Week of March 11, 2012

Week of March 11, 2012

liborius via Flickr Creative Commons

The Great American Scoundrel

January 6, 2013
(was 03.11.2012)

Are you a knave? Scalawag?  A varlet? A rapscallion who put the bon in bon vivant? Are you a scoundrel?

  1. Erin McKean on the definition of scoundrel

    We needed a working definition of the word “scoundrel”.   For that, we headed to lexicographer Erin McKean.  She’s the founder and CEO of the online dictionary Wordnik.  She was also the Principal Editor of The New Oxford American Dictionary.  Steve Paulson sat down with her.

    Average: 4.2 (5 votes)
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  2. James Hessler on "Sickles at Gettysburg"

    We might not have the perfect definition of the word “scoundrel” but we can certainly agree on one thing – Civil War General and US Congressman Daniel Sickles was the epitome of a scoundrel.

    Average: 4.7 (14 votes)
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  3. Alan Huffman on Opposition Research

    “Scoundrel” is such an old-fashioned word.   I mean, who uses it anymore?  Aren’t there any scoundrels today?  We looked no further then the world of political opposition research.

    Average: 4.7 (3 votes)
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  4. Elizabeth Mahon on Women Scoundrels

    Where are the female scalawags?  The lady rogue? Well, Anne Strainchamps set out to find out.  She called up Elizabeth Mahon, author of the blog and the book of the same name: “Scandalous Women.”

    Average: 3.5 (13 votes)
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  5. Rev. Ivan Stang on The Church of the SubGenius

    We found a modern-day huckster. His name is Rev. Ivan Stang and he’s the co-founder of a cult called The Church of the SubGenius.

    Average: 5 (15 votes)
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Kicking Off the Coasts

December 9, 2012
(was 03.11.2012)

Do you ever get the feeling that everyone's reading all the same books and listening to all the same music, and seeing all the same films?    Maybe everybody's reading the same reviews from New York and LA.  This hour, artists and critics speak out about creating in the fly-over zone.

  1. Charles McNair on Literary Criticism

    As the Books Editor of Paste Magazine, Charles McNair cares deeply about what we read.  But McNair is concerned that we're only reading a handful of the artists available to us, thanks to what he calls a kind of geographic hegemony of taste-making.  In other words - we're all reading the same books because a handful of respected critics on the East and West coasts tell us to.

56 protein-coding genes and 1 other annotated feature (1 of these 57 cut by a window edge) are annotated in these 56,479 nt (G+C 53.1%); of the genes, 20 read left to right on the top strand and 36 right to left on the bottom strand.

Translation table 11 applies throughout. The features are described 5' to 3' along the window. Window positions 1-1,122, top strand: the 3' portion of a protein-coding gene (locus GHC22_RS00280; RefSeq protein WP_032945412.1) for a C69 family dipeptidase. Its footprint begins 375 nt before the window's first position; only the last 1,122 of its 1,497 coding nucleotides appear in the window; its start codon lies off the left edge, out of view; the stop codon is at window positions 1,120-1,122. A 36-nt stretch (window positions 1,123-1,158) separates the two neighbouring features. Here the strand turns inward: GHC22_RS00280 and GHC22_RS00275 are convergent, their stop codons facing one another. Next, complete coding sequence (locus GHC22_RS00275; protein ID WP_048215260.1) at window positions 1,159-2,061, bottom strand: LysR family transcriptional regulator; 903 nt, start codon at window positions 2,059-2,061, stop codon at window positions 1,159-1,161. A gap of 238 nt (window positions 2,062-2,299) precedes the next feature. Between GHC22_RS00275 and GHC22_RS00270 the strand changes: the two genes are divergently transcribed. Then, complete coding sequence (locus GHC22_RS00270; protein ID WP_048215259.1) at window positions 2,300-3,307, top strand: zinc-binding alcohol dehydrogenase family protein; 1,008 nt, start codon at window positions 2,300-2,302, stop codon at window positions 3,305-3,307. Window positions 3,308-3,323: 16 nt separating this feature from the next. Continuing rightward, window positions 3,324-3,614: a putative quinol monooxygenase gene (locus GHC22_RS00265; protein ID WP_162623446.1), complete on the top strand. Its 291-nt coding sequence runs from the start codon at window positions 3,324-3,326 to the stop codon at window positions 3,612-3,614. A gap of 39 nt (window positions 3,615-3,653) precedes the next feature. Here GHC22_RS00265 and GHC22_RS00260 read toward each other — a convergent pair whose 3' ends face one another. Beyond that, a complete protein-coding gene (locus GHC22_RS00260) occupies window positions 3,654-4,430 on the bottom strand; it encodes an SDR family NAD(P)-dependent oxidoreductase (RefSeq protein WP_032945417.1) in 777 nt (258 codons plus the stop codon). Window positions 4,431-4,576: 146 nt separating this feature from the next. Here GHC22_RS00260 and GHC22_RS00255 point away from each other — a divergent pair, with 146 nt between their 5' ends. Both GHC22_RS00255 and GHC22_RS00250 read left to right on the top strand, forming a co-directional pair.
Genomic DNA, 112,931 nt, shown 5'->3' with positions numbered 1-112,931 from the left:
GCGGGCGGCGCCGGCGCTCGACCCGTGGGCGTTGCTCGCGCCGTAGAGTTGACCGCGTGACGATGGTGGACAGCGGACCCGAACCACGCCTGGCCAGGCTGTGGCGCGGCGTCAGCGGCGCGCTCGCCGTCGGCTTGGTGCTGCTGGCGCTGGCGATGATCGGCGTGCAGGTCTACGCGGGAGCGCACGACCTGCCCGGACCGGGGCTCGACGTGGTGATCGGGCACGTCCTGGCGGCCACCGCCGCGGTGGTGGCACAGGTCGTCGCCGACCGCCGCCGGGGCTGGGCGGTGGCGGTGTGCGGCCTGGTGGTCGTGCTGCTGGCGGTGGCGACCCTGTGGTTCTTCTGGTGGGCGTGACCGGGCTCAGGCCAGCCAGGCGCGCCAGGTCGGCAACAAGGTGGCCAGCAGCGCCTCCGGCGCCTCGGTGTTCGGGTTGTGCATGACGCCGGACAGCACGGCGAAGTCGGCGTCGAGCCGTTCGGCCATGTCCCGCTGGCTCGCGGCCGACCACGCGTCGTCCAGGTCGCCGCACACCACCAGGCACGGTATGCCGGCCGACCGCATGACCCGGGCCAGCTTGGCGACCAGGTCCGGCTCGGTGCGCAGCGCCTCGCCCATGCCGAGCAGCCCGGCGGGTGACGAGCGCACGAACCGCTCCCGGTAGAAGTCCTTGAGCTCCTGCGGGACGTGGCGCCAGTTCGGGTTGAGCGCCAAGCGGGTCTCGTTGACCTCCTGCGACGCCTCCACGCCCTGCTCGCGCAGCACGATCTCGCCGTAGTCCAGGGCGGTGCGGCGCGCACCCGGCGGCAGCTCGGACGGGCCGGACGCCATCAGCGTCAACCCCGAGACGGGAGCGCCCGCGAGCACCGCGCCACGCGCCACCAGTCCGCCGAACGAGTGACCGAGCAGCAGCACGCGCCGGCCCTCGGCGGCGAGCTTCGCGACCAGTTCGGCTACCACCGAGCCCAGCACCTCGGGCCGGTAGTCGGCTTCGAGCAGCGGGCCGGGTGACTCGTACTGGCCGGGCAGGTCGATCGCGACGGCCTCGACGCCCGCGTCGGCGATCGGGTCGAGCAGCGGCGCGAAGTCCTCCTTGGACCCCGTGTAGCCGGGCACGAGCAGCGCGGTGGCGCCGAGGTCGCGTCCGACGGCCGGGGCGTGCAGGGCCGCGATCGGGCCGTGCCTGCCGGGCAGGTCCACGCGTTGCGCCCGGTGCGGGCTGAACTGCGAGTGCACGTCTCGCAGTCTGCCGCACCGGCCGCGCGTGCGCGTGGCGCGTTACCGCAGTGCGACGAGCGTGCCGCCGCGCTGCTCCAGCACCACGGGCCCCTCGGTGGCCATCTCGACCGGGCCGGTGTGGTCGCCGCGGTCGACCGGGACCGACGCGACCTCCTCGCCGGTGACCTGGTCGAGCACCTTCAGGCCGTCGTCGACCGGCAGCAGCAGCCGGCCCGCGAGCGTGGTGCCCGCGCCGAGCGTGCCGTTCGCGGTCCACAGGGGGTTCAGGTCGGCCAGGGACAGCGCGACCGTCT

Average: 5 (4 votes)
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  2. Lesley Kagen Comes Home to Milwaukee

    Lesley Kagen was a Milwaukee girl.  But she blew off Wisconsin for the bright lights of LA, where she lived for 10 years.  But despite the lures of California, something about Milwaukee kept calling her home.

    Average: 3.8 (4 votes)
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  3. Stephen Thompson on "The Onion" and Regionalism

    Stephen Thompson is the founder of the A.V. Club, the arts section of the satirical newspaper, "The Onion," originally based in Madison, Wisconsin.  Thompson eventually left Madison for Washington DC, to work at NPR as an editor and reviewer at NPR Music.     In this interview, Thompson tells Steve Paulson about the forces that drew "The Onion" staff to New York, and what it means to be an artist in the Heartland.

    Average: 4.5 (14 votes)
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  4. Michael Perry on Being a Wisconsin Writer

    Michael Perry is proud to be a Wisconsin writer.  He writes with humor and grace about his life there in the books, "Population: 485," and "Truck: A Love Story."  So, what's life like, as a writer from the Midwest?

    Average: 4.8 (6 votes)
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  5. Marilynne Robinson on Being a Writer from the West

    Marilynne Robinson is from Idaho, although she's spent years of her life on the East Coast.  The Western character is something Robinson has never let go of, it still informs her life and her writing today. 

    Average: 4.3 (6 votes)
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